Japan inspires AIS, Central with zero waste

Japan inspires AIS, Central with zero waste

Town pioneers green waste management

Mr Somchai, left, and Mr Pichai during the Kamikatsu visit.
Mr Somchai, left, and Mr Pichai during the Kamikatsu visit.

Kamikatsu, a small town located in the Tokushima prefecture of Japan with a population of only 1,401 people, is becoming a prototype for operational concept and management of zero-waste efficiency for big corporates in Thailand.

The small town is well-known for its zero waste and has become one of the world's leading cities with strong waste management and a sustainable living model. It is now a must-visit location for its environmental learning centre.

Recently, management of two major Thai companies, Advanced Info Service (AIS) and Central Group, which have clear roadmaps of waste management policy, visited Kamikatsu's zero-waste centre to learn the concept and mission of efficient waste management processes.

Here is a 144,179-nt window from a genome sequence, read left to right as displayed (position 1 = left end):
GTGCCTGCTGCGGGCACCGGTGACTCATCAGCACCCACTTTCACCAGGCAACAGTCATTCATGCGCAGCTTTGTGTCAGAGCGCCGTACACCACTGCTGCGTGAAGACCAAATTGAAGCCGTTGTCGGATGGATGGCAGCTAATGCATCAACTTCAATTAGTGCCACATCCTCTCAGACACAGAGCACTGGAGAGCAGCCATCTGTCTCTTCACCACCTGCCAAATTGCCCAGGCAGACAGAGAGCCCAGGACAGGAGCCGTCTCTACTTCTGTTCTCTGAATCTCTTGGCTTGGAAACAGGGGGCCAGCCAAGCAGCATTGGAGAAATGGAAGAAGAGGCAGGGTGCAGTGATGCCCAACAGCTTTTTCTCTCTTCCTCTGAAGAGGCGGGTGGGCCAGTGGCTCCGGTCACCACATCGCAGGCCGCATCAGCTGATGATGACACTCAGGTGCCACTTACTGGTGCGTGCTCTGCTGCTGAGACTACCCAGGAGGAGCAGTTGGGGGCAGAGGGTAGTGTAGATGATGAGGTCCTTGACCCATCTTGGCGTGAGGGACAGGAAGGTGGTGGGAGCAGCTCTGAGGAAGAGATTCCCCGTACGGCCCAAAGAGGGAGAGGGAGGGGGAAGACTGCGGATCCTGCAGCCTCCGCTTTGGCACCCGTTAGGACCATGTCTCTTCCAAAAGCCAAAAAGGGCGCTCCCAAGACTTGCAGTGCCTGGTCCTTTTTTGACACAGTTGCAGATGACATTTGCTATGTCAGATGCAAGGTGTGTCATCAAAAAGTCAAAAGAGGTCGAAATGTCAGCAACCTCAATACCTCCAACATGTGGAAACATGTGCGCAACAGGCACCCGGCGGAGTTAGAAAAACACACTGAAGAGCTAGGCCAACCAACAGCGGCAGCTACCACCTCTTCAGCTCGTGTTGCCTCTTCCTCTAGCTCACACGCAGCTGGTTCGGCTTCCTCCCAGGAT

Nonoyama Satoshi, chief executive of Pangaea LLC, a private firm that operates the learning centre for Kamikatsu's zero-waste operation, said zero waste means the elimination of waste and garbage that doesn't mean treating garbage, but rather a way of thinking about not creating garbage in the first place.

Mr Satoshi talks about sorting plastic bottles.

Talking during a recent meeting with the AIS and Central Group management, Mr Satoshi said Kamikatsu is a town located in Tokushima prefecture, Shikoku island, with a population of 1,401 people and 737 households, with elderly people making up 52.2% of them as of October, 2023.

The small town has an area of 109.63 square kilometres and is around 100-700 metres above sea level.

Kamikatsu implements thorough recycling initiatives to achieve a zero-waste society by communicating this philosophy and initiatives with the aim of increasing the percentage of like-minded people in the society.

Since the town's Zero Waste Declaration in 2003, all individual residents have worked together to reduce waste, and have achieved a recycling rate of more than 80%. The major challenge for a small village has attracted global attention and paved the way for a sustainable society.

The town launched the Zero Waste Academy in 2005, followed by the reuse promotion centre Kurukuru Shop, opening in 2006, and the remake shop Kurukuru Kobo in 2007.